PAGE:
Security forces yesterday fired stun grenades at anti-government protesters who swarmed into a cultural exhibition for Bahrain's Formula One race, setting off street battles and sending visitors fleeing for cover.
It was a blow to the Gulf nation's efforts to project stability on their return to the Grand Prix circuit a year after the race was cancelled because of unrest. The demonstration was the most direct attempt by protesters to infiltrate events linked to Sunday's race in an attempt to get it called off.
The resumption of such a top-level event is being touted by Bahrain's rulers as a sign they have the upper hand after 14 months of clashes and crackdowns. However, more trouble is forecast. Reports from the Sanabis region have already revealed that crown prince Salman bin Hamad Al Khalifa, the prime mover behind the decision to hold the reinstated Grand Prix this weekend at the Bahrain International Circuit in Sakhir, was confronted by protesters, though left unharmed.
Sanabis is a stronghold of the Shias, whose actions led to postponement, then cancellation, of last year's race. Their latest outpouring of anger follows last Friday's decision by the FIA president, Jean Todt, that the Bahrain race will go ahead despite strong reservations among the teams, media and human rights organisations.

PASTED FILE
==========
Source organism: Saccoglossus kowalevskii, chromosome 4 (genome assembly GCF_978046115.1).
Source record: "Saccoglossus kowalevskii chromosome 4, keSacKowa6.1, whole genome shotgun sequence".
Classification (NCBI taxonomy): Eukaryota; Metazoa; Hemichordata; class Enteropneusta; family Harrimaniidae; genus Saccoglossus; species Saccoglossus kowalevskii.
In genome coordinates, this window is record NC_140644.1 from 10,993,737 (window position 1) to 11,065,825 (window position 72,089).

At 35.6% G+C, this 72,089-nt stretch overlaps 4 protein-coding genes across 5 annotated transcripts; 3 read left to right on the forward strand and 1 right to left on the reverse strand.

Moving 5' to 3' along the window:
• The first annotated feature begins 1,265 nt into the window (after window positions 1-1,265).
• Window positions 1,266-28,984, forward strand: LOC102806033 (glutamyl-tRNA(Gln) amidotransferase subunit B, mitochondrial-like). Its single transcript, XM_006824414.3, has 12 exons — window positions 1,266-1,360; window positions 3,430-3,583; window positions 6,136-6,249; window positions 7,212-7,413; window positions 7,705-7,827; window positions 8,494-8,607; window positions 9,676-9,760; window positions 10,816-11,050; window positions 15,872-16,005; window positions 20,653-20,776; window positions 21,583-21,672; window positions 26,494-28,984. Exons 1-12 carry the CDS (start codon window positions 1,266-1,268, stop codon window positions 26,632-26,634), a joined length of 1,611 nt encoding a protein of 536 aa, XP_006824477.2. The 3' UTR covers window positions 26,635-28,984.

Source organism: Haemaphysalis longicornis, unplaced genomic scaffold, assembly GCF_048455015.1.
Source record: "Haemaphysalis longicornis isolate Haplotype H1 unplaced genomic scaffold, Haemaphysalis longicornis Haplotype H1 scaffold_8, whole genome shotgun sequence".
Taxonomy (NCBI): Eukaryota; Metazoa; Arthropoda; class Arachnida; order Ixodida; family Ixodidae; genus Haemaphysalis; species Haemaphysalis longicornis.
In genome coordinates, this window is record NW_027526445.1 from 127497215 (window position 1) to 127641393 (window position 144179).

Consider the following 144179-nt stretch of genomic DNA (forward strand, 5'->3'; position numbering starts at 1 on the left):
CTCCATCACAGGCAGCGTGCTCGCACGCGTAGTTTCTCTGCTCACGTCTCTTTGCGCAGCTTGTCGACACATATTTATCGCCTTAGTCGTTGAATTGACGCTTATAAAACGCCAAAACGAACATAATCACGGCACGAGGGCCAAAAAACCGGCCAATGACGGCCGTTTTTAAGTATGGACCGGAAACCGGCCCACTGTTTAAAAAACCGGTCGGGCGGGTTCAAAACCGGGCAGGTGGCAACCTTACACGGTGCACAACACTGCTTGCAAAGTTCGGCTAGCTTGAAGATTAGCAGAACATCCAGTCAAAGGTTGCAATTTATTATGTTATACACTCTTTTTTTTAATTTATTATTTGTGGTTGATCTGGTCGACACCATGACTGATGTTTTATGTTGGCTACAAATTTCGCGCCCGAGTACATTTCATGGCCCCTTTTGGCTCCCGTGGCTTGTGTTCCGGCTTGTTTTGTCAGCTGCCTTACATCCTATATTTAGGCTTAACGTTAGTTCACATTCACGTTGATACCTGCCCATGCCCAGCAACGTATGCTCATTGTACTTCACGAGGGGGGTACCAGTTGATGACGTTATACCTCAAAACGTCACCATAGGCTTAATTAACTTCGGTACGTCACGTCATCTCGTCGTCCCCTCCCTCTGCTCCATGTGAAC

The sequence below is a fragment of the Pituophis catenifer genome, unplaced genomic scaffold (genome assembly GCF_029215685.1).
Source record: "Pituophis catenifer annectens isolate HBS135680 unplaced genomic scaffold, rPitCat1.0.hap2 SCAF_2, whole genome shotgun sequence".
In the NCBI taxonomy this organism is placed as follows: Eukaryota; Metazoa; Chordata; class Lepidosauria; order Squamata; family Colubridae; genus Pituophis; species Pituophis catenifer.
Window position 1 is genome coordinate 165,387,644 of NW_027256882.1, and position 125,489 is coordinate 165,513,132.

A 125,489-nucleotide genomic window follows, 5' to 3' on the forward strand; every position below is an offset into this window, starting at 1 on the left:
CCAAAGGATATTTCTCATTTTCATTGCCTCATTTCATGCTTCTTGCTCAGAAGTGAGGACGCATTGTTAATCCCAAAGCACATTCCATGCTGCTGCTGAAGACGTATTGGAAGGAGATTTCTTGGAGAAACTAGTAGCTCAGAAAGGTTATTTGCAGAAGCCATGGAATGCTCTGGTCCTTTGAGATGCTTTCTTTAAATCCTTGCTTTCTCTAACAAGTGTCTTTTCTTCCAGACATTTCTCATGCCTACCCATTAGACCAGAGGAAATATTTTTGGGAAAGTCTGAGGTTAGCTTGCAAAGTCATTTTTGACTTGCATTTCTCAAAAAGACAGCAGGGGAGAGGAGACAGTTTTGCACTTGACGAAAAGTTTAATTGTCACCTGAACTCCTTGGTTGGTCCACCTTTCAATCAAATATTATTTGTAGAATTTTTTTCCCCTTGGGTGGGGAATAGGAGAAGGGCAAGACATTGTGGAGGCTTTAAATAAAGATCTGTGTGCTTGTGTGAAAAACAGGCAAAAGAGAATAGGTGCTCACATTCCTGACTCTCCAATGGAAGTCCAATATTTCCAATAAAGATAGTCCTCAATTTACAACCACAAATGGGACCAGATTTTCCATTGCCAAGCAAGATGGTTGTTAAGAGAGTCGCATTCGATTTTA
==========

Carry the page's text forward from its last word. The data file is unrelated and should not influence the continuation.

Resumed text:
Protesting factions have further promised "days of rage" during the grand prix weekend, as their campaigns against the race ramp up. Yesterday security forces clamped down by rounding up dozens of activists.
Sayed Hadi al-Mousawi, a senior figure with the opposition Wefaq party, predicted future demonstrations in the Sakhir region, which is south of the capital and away from most residential areas. "There are hundreds or maybe thousands who will get there and raise slogans, and they don't care if they are taken to jail," he said. "People have reached the point of no fear."
Protest groups have vowed to get into the circuit at Sakhir and engage in disruptive protests. They also plan to hold daily events, including a march in Manama on Thursday, followed by the "days of rage" on Saturday and Sunday.
Sayed Yousif al-Muhafda, of the Bahrain Centre for Human Rights, said: "They plan activities at the track but they have not announced what. For sure there will be something."